which Colonne said he notated based on performances conducted by Berlioz himself, which often depart from the printed score in tempo and phrasing. No truly great interpreter plays anything the same way twice, and that even goes for the man most responsible for killing off the lingering style in music, Arturo Toscanini.
Many items on CD 2 have surprisingly boxy sound compared to CD 1; possibly those tapes didn’t survive in as good condition (oxidation can certainly occur if they weren’t protected against atmospheric conditions); yet the Second Piano Concerto, conducted with equally fluid rhythm by Sergiu Celibidache, is astoundingly clear (listen to the winds and soft high string playing in particular). Again, and I cannot stress this enough in words though words are sometimes inadequate, the rubato and
style described above in some of these pieces is not strictly or consistently applied, even in the concerto; some passages are quite straightforward, only to be followed by others that aren’t. Apparently, the only consistency in the “true Chopin style” was its fluidity in actual practice. Oddly, despite the tensile strength of Koczalski’s playing in this concerto, it remains in our memory as gentler and more elegant than the performances of not only Rubinstein but also such modern pianists as Lang Lang or Sa Chen.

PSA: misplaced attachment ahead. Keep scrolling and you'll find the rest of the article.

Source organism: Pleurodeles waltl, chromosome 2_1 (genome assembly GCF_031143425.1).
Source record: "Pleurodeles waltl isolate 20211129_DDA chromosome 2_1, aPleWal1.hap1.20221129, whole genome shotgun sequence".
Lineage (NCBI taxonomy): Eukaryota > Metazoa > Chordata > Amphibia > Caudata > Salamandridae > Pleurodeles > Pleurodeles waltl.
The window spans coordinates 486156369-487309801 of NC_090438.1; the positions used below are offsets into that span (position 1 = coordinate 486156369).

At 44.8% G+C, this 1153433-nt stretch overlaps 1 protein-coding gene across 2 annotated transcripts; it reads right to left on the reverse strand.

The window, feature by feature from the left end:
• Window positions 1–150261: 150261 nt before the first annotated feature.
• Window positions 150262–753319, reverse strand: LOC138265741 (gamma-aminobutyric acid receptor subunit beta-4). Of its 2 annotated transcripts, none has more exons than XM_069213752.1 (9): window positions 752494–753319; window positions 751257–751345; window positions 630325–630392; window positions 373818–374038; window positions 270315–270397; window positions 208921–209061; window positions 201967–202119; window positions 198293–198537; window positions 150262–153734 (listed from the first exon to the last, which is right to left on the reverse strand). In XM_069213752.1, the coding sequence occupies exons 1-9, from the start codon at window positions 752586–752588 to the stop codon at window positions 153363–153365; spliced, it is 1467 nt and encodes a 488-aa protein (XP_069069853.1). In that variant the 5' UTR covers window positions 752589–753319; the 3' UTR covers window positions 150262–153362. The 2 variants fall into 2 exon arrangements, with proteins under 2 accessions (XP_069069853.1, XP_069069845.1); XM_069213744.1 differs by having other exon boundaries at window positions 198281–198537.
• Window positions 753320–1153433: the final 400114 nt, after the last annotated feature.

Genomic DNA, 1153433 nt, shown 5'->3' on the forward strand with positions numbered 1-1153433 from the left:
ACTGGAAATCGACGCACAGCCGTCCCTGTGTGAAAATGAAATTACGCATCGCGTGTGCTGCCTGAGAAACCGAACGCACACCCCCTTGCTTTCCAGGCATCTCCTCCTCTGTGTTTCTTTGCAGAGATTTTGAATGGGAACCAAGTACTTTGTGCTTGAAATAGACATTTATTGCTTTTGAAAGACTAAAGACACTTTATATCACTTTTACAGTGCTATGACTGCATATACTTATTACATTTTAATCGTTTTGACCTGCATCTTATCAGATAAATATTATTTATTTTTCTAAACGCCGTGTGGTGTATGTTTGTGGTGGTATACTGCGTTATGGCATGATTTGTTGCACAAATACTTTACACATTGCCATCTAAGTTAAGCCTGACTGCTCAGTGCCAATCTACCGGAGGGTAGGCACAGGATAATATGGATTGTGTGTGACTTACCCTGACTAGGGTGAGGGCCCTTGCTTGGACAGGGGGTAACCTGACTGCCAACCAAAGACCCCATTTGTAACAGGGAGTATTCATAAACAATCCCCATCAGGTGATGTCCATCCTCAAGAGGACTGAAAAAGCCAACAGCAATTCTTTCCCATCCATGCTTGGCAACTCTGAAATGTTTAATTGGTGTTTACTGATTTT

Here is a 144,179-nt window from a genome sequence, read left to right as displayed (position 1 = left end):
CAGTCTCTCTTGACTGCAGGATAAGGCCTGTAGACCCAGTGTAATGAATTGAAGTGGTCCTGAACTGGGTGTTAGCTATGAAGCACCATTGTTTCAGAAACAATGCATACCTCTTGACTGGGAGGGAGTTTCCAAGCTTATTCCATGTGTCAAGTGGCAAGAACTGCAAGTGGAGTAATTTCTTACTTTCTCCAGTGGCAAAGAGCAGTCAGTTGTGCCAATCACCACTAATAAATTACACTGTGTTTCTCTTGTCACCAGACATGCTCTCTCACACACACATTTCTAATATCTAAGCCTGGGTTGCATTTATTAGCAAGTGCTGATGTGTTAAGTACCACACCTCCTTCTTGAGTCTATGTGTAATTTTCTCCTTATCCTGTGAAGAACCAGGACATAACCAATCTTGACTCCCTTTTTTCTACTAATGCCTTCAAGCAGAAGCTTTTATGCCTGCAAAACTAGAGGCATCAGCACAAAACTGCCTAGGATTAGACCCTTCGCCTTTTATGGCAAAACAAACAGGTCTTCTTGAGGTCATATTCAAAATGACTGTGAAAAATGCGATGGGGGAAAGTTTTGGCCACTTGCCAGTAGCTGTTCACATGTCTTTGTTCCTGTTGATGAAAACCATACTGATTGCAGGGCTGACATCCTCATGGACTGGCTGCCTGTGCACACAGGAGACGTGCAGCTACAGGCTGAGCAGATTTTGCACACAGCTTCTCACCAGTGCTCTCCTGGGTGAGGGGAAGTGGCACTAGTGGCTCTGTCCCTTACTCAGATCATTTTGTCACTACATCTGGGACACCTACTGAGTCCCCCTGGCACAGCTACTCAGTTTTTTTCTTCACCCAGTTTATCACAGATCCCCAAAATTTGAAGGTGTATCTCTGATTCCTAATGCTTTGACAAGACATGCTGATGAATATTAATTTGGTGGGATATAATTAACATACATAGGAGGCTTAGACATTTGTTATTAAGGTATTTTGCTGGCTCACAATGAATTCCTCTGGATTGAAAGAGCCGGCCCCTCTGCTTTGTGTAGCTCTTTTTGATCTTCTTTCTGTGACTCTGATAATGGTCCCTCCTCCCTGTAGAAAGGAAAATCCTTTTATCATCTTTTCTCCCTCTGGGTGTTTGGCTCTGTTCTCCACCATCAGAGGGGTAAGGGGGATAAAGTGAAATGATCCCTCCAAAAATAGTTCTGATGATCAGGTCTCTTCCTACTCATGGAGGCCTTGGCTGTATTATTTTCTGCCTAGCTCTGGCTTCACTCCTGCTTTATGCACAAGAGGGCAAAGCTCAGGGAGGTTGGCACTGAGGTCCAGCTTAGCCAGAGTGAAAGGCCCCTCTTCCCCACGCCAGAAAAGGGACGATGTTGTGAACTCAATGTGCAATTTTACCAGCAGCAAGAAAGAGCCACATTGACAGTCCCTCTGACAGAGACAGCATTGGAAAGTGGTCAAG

Since I was not previously familiar with Koczalski, it was indeed very helpful that Music & Arts indicated that the Fantasy-Impromptu at the end of CD 1 (the only 1945 recording) and most of CD 2 were previously issued in 2006 on Archiphon WU-063, so if you happen to have that disc you may or may not wish to acquire the other performances (the rest of CD 1 and the Etude No. 8, Impromptu No. 1, Sonata No. 3, and
on CD 2) that were never previously released. It all depends on how much Koczalski you want in your collection. If nothing else, this set makes fascinating comparisons with any other performances you may own of these various pieces. It may drive modern-day critics crazy to hear such things and accept them as authentic, but the alternative, which is to consider them inauthentic, makes less sense to me. If you are someone who insists on historically informed performances, you simply can’t dismiss Koczalski’s approach to Chopin so easily.
FANFARE: Lynn René Bayley